“Build a customer-focussed website.” It’s not very hard to say, is it? But it’s very easy to get bogged down in business requirements and performance measures, and if you lose sight of what your users are trying to achieve, then you’re not going to get very much out of your website, no matter how shiny the spinny bits are.
Most of the websites I am involved in are very much service-based, and framing a website around top tasks is great for getting at the specific questions that the majority of people will be asking on your site - like, when are my bins due? or, how do I join the library?
As part of this process for liverpool.gov.uk we came up with four basic questions that we think almost everyone is either consciously or sub-consciously asking, when they look at content or a page on the site.
- Is this the right bit of content for me?
- Where is the right bit of content for me?
- What is this?
- How do I do the thing?
Originally, when we were defining these questions, we focused on the content elements of the site, but now we use them to drive all elements of the site including the design and development.
Each one can be expanded on in many directions, and it is great to sit down with any element of your site and look at how it answers these four questions.
Is this the right page for me?
The user is looking for something on your site and they have somehow arrived on a page. This is the first thing they want to know: is this where I need to be?
You can look at a number of elements of a page or site that help to answer this question. Page titles, heading structures, and calls to action all help a user to work out whether they are in the right place.
There are also many levels at which the question is being asked. At one level the user might be trying to establish who owns the site - here, branding plays a big part. They might be looking for something very specific, and so content becomes much more important to them.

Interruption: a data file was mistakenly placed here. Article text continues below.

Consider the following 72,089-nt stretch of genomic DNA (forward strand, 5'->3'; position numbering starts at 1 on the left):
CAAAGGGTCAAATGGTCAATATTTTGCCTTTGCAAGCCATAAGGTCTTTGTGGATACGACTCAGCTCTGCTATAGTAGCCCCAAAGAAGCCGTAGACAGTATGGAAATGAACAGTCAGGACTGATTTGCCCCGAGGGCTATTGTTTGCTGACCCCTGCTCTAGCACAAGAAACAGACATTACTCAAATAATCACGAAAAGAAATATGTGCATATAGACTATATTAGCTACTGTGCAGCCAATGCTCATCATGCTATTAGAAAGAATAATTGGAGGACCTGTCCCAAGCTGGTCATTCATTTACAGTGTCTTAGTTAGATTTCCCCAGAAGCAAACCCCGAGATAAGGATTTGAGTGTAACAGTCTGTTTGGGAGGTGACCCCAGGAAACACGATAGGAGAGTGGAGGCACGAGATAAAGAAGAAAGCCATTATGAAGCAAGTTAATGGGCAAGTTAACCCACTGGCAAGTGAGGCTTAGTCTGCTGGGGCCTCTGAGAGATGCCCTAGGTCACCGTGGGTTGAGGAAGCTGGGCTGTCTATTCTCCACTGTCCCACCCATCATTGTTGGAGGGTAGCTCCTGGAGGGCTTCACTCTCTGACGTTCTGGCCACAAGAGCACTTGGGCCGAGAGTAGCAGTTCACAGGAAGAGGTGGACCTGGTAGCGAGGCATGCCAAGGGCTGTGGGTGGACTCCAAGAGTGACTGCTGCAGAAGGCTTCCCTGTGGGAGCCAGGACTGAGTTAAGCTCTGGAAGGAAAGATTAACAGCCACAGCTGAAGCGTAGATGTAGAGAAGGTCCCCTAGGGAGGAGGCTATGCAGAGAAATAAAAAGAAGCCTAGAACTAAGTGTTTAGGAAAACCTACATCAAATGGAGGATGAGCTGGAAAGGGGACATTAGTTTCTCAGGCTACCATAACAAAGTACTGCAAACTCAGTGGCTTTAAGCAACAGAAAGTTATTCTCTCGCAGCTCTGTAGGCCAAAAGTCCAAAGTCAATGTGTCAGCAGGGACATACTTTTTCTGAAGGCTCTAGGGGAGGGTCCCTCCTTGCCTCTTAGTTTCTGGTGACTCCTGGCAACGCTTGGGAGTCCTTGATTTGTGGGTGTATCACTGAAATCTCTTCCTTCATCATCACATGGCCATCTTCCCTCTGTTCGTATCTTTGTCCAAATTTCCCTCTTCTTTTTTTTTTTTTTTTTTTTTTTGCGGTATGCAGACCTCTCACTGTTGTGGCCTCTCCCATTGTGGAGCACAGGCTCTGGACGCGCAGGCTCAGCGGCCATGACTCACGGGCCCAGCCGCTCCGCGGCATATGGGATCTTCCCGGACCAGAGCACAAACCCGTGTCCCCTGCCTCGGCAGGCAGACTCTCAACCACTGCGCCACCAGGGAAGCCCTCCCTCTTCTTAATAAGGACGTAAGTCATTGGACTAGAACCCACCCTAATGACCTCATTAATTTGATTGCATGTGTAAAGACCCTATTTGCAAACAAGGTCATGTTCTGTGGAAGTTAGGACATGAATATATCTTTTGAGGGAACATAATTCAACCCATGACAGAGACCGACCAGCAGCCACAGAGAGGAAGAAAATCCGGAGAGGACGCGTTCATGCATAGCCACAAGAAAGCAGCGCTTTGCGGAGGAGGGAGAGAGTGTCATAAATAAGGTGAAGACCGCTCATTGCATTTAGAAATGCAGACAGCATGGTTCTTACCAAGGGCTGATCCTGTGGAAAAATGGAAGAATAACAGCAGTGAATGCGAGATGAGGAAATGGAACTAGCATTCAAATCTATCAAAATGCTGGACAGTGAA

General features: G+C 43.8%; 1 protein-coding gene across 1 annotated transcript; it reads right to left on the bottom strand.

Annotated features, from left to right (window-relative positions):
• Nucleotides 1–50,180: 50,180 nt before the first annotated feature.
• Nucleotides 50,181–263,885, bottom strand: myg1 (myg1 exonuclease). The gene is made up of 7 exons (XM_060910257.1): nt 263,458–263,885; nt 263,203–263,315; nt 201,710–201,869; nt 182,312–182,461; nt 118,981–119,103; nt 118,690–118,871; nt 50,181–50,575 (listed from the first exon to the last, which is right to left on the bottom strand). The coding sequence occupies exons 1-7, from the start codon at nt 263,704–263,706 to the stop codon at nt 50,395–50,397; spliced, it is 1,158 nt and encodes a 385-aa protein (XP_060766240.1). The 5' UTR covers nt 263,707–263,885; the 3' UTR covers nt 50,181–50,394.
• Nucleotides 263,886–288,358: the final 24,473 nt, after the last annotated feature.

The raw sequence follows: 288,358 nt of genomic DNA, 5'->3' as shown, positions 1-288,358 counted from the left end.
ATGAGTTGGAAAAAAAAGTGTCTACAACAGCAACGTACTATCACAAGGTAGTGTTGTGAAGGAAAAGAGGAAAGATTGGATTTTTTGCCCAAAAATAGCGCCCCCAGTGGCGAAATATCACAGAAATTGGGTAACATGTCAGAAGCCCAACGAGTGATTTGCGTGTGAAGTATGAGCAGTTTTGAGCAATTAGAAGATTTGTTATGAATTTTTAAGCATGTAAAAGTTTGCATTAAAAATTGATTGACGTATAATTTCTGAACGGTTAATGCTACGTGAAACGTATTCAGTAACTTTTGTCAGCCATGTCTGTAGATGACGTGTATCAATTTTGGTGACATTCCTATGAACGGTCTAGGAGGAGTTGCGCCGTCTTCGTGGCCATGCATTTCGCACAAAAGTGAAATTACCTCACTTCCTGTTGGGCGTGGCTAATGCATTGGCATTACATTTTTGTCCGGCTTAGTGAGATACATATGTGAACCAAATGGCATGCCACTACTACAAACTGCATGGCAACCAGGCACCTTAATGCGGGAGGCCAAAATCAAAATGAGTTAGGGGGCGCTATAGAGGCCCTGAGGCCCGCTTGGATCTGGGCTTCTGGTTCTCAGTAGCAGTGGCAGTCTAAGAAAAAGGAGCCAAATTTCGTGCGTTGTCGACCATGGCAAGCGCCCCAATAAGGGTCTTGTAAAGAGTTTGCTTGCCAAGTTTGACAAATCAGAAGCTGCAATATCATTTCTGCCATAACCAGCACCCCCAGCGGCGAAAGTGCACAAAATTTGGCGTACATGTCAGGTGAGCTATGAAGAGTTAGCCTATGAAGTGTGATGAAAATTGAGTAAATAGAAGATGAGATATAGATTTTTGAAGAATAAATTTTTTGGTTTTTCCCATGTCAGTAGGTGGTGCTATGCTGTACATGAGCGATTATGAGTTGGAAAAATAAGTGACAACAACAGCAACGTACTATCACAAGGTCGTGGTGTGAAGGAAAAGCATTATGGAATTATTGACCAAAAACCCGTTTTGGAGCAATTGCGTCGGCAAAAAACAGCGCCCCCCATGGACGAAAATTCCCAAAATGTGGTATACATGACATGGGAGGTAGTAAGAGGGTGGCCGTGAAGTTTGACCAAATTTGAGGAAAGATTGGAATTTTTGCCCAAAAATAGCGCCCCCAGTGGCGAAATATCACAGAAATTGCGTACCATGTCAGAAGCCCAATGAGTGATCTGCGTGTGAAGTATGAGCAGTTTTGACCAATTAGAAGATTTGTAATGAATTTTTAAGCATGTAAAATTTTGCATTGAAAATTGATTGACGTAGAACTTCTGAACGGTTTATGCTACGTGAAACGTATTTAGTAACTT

Where is the right bit of content for me?
Even with the best navigation or
snake-oil SEO, users will still sometimes end up at places on your website that are not the right place for them. When this happens we need to guide them to the right place as quickly and painlessly as we can.
Some areas to look at here include context and root-level navigation.
We might assume the page we are on is in some way related to what the user wants and navigation therefore could be optimised for the user to get to other parts of the site that are likely to help them. There is a lot to navigation and how people use it - it’s something I’ve touched on before, but the rabbit hole goes a long way down.
What is this?
This is where we start giving the user what they have come to the site for. People who have come for information are expecting us to give it to them.
It’s important to remember that it’s the user asking this question - not the organisation. It’s not uncommon, especially for large organisations - public or private - to forget about the user at this point, and tell them all about how they work, and what their favourite ISO standards are (I quite like ISO 3103).
How do I do the thing?
Many of your users will have come to your website to do something, and that something can take many forms.
Where possible it’s always good to let the user do the thing right there and then, but quite often the main website will just be the starting point for the user to achieve what they have come to do. It might hand them off to a specific system, tell them what forms they need to fill in or just who they need to speak to.
There are a lot of areas to focus on here: the design of forms, the content that wraps a process or just how well something is signposted all play a significant role in the success of the site in helping the user do what they came to do.
If you sit down and think about your websites, you can no doubt think of five or six more questions to add to the list. This is by no means a definitive list or the highest priority set of questions for your website. It is a core set of principles that we try to keep in our minds while we do anything for the site.
For us, these questions form part of our ethos for the site. The ethos defines what we believe about the site’s different elements, and how we strive to give people what they want - but that’s another post.
For now, you should consider the questions your users ask when they come to any part of your site, and think about how every part of your site helps or hinders them in finding the answers to those questions.